Rarely does an airline operate narrow-body aircraft in regional markets outside of its home country. While this practice was more…
TBT (Throwback Thursday) in Aviation History: Direct Air
Founded in 2006 in Myrtle Beach, South Carolina based airline company Direct Air commenced operations leasing aircraft with charter airlines. Their flights were operated by numerous other airlines, including Sky King, Inc., World Atlantic Airlines, USA Jet, and Xtra Airways, among others.
The company’s first routes consisted of nonstop service from Myrtle Beach to Newark, Niagara Falls, and Plattsburgh, New York, and were operated by Sky King on Boeing 737-200s until Direct Air cut off ties with the company in May 2007, just two months after the routes were launched. Over the course of their history, the carrier’s route network featured Orlando, West Palm Beach, Worcester, Massachusetts, Pittsburgh, Kalamazoo, Michigan, and Columbus, Ohio, just to name a few. At the time, the airline served about 18 destinations.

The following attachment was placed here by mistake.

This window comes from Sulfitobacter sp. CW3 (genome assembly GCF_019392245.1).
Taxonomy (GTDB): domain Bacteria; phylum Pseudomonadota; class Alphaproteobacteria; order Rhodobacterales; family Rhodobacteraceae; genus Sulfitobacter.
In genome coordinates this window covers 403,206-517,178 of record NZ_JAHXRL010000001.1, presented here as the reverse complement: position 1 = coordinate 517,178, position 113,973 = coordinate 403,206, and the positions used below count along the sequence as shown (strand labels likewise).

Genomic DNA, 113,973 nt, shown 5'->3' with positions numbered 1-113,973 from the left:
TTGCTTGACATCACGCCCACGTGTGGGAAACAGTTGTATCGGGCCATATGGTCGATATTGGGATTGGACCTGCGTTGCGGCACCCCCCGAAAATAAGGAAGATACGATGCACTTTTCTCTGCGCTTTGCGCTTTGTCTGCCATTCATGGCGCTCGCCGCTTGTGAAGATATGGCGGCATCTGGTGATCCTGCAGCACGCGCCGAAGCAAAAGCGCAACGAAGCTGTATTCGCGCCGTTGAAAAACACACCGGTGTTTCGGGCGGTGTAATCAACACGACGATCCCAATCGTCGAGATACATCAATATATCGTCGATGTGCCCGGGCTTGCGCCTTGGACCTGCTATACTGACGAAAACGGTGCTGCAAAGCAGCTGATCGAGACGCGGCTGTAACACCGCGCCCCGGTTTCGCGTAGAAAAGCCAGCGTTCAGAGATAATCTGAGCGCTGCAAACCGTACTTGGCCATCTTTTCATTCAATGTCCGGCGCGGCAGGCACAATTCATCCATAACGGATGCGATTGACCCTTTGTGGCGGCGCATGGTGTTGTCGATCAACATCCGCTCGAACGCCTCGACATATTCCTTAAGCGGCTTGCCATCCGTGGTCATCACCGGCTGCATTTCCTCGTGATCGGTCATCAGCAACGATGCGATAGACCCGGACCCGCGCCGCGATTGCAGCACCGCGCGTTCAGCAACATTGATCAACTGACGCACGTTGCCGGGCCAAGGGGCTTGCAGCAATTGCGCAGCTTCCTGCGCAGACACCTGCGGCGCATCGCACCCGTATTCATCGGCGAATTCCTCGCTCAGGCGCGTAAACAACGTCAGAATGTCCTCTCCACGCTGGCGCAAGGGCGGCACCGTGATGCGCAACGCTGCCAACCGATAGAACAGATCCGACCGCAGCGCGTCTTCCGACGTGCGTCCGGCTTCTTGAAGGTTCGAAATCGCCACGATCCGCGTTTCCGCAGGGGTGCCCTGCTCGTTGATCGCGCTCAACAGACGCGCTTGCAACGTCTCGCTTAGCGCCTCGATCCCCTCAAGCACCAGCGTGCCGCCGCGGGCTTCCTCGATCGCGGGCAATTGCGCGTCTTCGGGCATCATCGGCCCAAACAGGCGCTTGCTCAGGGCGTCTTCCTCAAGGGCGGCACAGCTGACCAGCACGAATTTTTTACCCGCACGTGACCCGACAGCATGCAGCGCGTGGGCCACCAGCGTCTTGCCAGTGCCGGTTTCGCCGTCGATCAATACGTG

Classified as a virtual airline, Direct Air did not have their own operating fleet or an operating certificate, and rather relied on the services of other airlines’ airplanes. The company primarily used two aircraft types during their existence, the Boeing 737-400 and the MD-82, operated by a variety of carriers.
Trouble arrived for the business in March 2012, when Direct Air abruptly cancelled all of their charter flights without any initial explanation. The company vowed to return to normal operations within three days, which they later changed to two months. However, the US Department of Transportation announced that Direct Air did not have the authority to restart operations on May 15 as they had previously stated.
On March 16, 2012, the airline announced that they had filed for Chapter 11 bankruptcy protection, and on April 12 of the same year, Chapter 7 liquidation took effect. Then, in August 2012, it was declared that the company had amassed $9.6 million in federal violations when Direct Air had improperly handled cancelling hundreds of flights during the spring during their bankruptcy proceedings.
Though the airline had technically ceased operations on March 13, 2012, the legal battle over finances and fines continued for many years, meshing together with complications the airline had been affiliated with. The defunct virtual airline’s short and history is ultimately a devastating account of other airlines that have mostly all failed as well.
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